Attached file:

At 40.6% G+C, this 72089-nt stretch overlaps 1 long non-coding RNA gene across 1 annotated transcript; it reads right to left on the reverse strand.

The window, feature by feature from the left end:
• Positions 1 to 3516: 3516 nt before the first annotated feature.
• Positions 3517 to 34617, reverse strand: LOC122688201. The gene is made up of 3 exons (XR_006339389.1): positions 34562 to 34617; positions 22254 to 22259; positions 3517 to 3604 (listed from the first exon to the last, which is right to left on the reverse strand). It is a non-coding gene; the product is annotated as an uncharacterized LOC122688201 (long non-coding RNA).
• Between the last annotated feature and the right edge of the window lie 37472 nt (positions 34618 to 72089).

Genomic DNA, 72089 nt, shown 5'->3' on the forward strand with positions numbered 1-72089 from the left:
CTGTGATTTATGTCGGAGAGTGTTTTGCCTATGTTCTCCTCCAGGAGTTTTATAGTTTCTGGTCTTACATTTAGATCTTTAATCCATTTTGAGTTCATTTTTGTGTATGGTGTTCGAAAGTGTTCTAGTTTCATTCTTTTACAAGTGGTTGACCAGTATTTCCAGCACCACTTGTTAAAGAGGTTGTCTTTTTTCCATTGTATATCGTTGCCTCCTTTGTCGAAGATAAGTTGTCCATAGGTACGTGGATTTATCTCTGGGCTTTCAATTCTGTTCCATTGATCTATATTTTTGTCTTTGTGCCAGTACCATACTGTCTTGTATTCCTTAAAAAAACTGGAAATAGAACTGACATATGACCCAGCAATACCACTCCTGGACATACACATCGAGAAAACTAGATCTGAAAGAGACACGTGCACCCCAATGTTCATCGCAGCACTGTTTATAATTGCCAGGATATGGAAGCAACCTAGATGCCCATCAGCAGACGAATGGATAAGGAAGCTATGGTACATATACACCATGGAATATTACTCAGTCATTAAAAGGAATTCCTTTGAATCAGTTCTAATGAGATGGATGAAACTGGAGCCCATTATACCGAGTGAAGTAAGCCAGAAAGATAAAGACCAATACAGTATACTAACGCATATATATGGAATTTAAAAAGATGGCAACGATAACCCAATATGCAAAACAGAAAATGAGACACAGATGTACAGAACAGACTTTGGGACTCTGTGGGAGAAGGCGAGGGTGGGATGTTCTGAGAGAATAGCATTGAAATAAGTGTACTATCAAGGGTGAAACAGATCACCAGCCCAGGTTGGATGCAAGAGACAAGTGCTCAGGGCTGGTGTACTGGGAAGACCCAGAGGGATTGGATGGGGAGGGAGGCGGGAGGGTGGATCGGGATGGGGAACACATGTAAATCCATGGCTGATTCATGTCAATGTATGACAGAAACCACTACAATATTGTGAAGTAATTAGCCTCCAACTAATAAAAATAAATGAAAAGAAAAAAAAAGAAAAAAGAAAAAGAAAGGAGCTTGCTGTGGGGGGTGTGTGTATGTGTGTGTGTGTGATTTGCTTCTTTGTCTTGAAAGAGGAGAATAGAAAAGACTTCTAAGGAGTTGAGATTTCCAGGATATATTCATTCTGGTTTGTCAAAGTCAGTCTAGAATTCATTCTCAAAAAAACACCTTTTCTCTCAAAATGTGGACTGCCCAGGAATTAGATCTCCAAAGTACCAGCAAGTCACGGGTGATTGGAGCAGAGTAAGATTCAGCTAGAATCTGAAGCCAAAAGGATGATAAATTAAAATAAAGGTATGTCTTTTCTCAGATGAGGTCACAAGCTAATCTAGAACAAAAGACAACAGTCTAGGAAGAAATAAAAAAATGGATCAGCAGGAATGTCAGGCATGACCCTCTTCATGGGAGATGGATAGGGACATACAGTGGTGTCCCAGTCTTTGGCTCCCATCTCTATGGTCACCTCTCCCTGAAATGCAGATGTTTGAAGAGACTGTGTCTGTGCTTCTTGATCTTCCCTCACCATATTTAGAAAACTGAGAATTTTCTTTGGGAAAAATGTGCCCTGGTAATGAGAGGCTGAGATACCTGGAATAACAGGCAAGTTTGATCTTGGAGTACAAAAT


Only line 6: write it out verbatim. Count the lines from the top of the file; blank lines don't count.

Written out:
Genomic DNA, 72089 nt, shown 5'->3' on the forward strand with positions numbered 1-72089 from the left: